The Landscape Guide

Evolution of the charbagh four square garden 500BC to 1600AD

Charbagh evolution

The charbagh (left), seen as an Islamic symbol of paradise, evolved from the irrigation canals of the ancient world, as at Pasargadae (right)

A charbagh can be defined as a quadrilateral garden divided into parts by water channels. The name comes from the Persian nd Urdu: چهارباغ chāhār bāgh, meaning 'four gardens'. The oldest known garden of this type is at Pasargadae in Iran. It is a dry place and the primary role of the water channels must have been to supply water, probably used both for irrigation and for feeding the people who lived in tents when it was used as an encampment garden. One can only guess but it seems a fair assumption that the idea of using rectilinear canals in this way came from the lost gardens of Mesopotamia. The ancestors of the Aryan tribes who built Pasargadae were nomads. They had wandered Central Asia and, when the came south, learned much about architecture, agriculture and gardens from the settled civilisations of the rich flood plains watered by the Rivers Tigres and Euphrates. Pasargadae is built with stone and on rock. This let the water channels survive. In Mesopotamia (modern Iraq) they were built with mud, washed away by floods and destroyed by agricultural change. The Glossary of garden terms gives this definition: 'Chahar Bagh (pronounced' ch-haar-bah') describes the 'four square' plan of a Persian paradise garden. The term is used in connection with Iranian and Mughal gardens. The oldest example of a rectangular canal pattern is at Passargadae, in Iran, and the oldest example of a square garden with symmetrical crossing canals is at the Alhambra'. See note on Persian gardens.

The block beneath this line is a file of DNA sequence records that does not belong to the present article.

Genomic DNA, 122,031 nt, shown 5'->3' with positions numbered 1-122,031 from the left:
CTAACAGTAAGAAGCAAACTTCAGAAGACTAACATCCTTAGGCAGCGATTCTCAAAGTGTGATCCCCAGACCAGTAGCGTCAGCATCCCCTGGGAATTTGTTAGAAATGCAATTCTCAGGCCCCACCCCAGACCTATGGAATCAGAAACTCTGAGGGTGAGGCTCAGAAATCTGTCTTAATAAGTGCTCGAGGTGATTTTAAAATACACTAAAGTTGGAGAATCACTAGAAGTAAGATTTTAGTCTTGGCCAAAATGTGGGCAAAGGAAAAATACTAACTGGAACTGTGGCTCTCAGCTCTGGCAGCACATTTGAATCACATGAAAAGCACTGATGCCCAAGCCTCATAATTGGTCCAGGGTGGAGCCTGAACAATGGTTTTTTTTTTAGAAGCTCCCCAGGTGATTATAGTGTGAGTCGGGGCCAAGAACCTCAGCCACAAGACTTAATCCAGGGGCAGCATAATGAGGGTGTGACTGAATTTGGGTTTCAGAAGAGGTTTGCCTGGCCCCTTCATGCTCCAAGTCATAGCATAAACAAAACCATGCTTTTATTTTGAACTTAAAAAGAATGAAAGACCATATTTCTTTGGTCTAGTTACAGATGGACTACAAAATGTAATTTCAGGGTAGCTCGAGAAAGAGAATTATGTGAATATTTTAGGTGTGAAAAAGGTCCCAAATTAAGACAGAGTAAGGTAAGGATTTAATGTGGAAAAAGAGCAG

Diagrams 12-17 from the chart of Asian garden design styles

More than a thousand after the making of Pasargadae the use of rectilinear canals became associated with Islam (Muhammad was born in Mecca about 570 CE) . And from about a thousand years after this, 'four square' gardens, in Mughal India, became associated the concept of Paradise from the Qur'an (Koran). The association of square charbagh gardens with Paradise may be older but the evidence remains to be found. Pre-Mughal gardens in Persia used water channels in rectilinear gardens but few if any were square and they did not have the strict geometry of Islamic gardens in India. See Diagrams 12-17 on chart of Asian garden design styles. The diagrams show the evolutionary history of Islamic gardens, though the older styles were of course un-influenced by Islam. In Isfahan Chahar Bagh e Abbasi is a street name, because the city was designed like a chahar bagh garden. The principle of basing city plans on the principles of garden, landscape and irrigation planning is returning to life with landscape urbanism.

Famous examples of charbagh gardens: Pasargadae  Bagh-e Fin  Humayun's Tomb Garden  Alhambra.

The treatment of water, vegetation and microclimate in city planning have always been of primary importance in Isfahan: see video below of modern Isfahan.


Pasargadae charbagh

Chahar Bagh e Abbasi Street

Bagh-e Fin charbagh

Plan of Humayun's Tomb

Humayun's Tomb charbagh

Humayun's Tomb charbagh

Mughal charbagh

Charbagh Bagh e Fin Kashan Iran